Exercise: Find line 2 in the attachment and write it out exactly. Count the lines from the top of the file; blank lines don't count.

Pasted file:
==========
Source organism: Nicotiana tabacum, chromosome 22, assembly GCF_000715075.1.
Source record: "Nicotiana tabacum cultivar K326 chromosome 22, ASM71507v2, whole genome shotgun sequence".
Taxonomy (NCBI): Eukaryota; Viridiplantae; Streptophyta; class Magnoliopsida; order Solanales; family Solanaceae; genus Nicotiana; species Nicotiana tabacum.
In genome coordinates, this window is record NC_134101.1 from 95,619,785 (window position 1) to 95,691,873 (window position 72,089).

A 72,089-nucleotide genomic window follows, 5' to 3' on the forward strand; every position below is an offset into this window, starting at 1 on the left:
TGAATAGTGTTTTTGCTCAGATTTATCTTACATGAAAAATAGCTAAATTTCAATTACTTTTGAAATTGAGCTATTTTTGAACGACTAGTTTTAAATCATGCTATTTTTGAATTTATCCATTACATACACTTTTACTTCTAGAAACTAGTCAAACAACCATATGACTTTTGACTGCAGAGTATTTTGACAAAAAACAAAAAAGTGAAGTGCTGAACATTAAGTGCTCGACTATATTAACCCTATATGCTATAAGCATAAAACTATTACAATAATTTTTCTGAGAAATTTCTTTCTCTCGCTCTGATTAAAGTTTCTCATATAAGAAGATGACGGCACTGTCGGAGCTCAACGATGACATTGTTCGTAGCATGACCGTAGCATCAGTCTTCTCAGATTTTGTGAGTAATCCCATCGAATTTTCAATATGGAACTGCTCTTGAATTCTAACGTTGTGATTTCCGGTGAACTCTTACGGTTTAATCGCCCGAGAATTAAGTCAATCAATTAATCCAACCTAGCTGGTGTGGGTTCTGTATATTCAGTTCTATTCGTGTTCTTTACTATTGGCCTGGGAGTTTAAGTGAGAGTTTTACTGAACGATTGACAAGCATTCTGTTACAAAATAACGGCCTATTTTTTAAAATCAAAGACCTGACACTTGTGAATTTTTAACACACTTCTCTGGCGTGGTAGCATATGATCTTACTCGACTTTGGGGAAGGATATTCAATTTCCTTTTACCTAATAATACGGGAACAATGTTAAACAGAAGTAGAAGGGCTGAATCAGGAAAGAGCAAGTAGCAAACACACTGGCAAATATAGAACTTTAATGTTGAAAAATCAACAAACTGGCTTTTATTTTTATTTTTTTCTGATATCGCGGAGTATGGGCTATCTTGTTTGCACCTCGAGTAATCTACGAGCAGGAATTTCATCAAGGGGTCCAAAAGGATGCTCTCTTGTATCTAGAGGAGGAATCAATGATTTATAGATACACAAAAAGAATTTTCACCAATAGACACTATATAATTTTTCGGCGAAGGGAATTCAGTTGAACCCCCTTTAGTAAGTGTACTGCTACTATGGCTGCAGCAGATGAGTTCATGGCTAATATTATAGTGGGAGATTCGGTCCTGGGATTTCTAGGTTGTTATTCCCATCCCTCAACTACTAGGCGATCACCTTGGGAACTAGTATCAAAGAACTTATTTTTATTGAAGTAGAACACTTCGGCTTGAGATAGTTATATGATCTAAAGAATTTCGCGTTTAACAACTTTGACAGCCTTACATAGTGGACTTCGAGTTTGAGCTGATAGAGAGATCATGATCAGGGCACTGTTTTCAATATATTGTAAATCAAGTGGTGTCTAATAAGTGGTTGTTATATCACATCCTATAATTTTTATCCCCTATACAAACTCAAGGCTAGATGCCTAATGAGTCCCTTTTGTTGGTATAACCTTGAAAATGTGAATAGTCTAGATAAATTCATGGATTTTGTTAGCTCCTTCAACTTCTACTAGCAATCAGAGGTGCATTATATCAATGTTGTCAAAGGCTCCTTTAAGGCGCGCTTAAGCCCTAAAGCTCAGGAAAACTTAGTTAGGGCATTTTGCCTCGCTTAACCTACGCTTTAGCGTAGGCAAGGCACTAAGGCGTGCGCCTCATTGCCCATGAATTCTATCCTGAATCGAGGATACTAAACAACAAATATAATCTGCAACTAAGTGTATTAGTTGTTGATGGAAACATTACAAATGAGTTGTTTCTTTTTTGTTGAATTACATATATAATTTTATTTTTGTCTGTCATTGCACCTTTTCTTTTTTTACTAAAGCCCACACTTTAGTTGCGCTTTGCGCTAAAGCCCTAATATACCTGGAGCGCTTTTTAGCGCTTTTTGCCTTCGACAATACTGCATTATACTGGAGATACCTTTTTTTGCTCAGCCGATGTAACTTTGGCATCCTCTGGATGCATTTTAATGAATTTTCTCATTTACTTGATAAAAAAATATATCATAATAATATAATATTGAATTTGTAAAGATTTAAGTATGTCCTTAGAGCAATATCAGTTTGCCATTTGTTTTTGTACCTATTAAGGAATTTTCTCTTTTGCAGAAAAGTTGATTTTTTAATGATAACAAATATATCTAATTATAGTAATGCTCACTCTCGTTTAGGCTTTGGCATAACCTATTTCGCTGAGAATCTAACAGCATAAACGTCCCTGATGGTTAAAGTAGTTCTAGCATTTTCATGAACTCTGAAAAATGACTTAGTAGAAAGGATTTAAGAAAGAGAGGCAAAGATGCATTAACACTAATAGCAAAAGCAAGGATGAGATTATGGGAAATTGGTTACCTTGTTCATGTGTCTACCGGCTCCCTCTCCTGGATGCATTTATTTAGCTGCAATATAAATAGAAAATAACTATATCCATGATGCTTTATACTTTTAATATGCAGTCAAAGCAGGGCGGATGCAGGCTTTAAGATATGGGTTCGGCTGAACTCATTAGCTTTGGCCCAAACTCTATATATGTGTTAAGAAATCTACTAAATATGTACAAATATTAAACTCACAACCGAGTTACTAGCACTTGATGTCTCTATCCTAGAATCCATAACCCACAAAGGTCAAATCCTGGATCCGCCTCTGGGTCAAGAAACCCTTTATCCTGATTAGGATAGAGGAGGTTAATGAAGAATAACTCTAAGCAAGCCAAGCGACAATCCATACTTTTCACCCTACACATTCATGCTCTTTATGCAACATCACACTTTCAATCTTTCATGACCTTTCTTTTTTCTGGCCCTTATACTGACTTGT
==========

Source record: "Nicotiana tabacum cultivar K326 chromosome 22, ASM71507v2, whole genome shotgun sequence".